Homework Help

German invasion of Poland, What is the significance of this event?

user profile pic

brisingr1293 | Student, Grade 10 | (Level 3) eNoter

Posted April 27, 2010 at 9:55 AM via web

dislike 0 like

German invasion of Poland, What is the significance of this event?

3 Answers | Add Yours

user profile pic

pohnpei397 | College Teacher | (Level 3) Distinguished Educator

Posted April 27, 2010 at 10:01 AM (Answer #1)

dislike 1 like

Well... the German invasion of Poland in September of 1939 is one of the most important actions ever taken by a country.  The significance of this invasion is hard to overstate since this invasion is what started World War II.

The British and French had decided that Hitler had taken too much territory in Europe and were determined to stop him.  They guaranteed the borders of Poland but Hitler did not believe they would go to war on Poland's behalf.  He was wrong.

When Hitler invaded Poland, Germany and France declared war and WWII had begun.

user profile pic

Doug Stuva | High School Teacher | (Level 3) Senior Educator

Posted April 27, 2010 at 11:09 AM (Answer #2)

dislike 1 like

The German invasion of Poland was the proverbial "last straw" that France and England could take from Hitler.

Until the invasion of Poland, England and France had controversially sought to appease Hitler.  Hitler by that time had united with Austria and taken over a portion of Czechoslovakia without firing a shot, then invaded and controlled almost all of Czechoslovakia. 

Hitler's desire for the Sudetenland, a portion of western Czechoslovakia inhabited mostly by Germans, almost ignited a war in 1938.  As the enotes Study Guide on the issue explains:

The crisis over the Sudetenland came very close to starting a war. But Czechoslovakia's allies, Britain and France, were not willing to defend Czechoslovakia, which could not stand alone against Germany. Instead, in September 1938 the leaders of France, Britain, and Italy met with Hitler in Munich, a city of southern Germany. Italy's leader, Benito Mussolini, was Hitler's ally. Czechoslovakia was not allowed to attend the conference.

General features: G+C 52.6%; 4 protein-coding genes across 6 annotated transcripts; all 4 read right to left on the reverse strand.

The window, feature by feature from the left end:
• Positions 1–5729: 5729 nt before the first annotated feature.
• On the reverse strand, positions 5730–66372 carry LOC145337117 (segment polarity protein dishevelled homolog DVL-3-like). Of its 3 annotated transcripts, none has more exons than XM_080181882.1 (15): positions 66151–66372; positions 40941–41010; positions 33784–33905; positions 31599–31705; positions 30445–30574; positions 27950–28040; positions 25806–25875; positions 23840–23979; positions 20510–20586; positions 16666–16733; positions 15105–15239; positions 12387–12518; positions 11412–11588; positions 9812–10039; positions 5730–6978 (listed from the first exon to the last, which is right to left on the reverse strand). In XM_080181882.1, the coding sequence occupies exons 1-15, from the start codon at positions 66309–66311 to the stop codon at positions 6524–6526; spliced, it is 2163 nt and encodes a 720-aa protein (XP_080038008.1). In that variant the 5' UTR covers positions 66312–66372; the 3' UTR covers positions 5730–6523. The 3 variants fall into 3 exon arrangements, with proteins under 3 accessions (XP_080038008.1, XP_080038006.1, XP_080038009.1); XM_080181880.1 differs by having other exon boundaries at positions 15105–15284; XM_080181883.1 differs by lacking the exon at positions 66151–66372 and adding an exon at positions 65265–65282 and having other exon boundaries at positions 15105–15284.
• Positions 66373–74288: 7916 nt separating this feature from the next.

Instead of resisting Hitler at this time, England and France sought to appease him, and allowed Hitler to take control of the Sudetenland.

Appeasement didn't work, however, and by March of 1939 Hitler had invaded and taken over almost all of what today is the Czech Republic.

England and France still did not act, even though the Czechs were a democratic ally.  But when Hitler invaded Poland, they declared war.

user profile pic

Ashley Kannan | Middle School Teacher | (Level 3) Distinguished Educator

Posted April 27, 2010 at 8:19 PM (Answer #3)

dislike 1 like

The previous thoughts were quite accurate in that the German invasion of Poland ended up being the proverbial straw that broke the camel's back.  The interesting thing was that leaders were actually surprised that Hitler did it.  Seeing that his pattern was to subsume most of the continent, it is not all that surprising.  At the same time, I would say that the significance of the event is actually more in line with Hitler's own philosophy.  The concentration of Jewish people in Poland was significant.  In annexing Poland, the atrocities of Hitler and the Nazis ended up becoming greater in scope and number.  It is not a surprise that most of the death camps the Nazis operated were in Poland and a large number of its Jewish citizens were killed.  While Jewish individuals were present all over Europe, the concentration in Poland helped to make it such a target for Hitler.

Join to answer this question

Join a community of thousands of dedicated teachers and students.

Join eNotes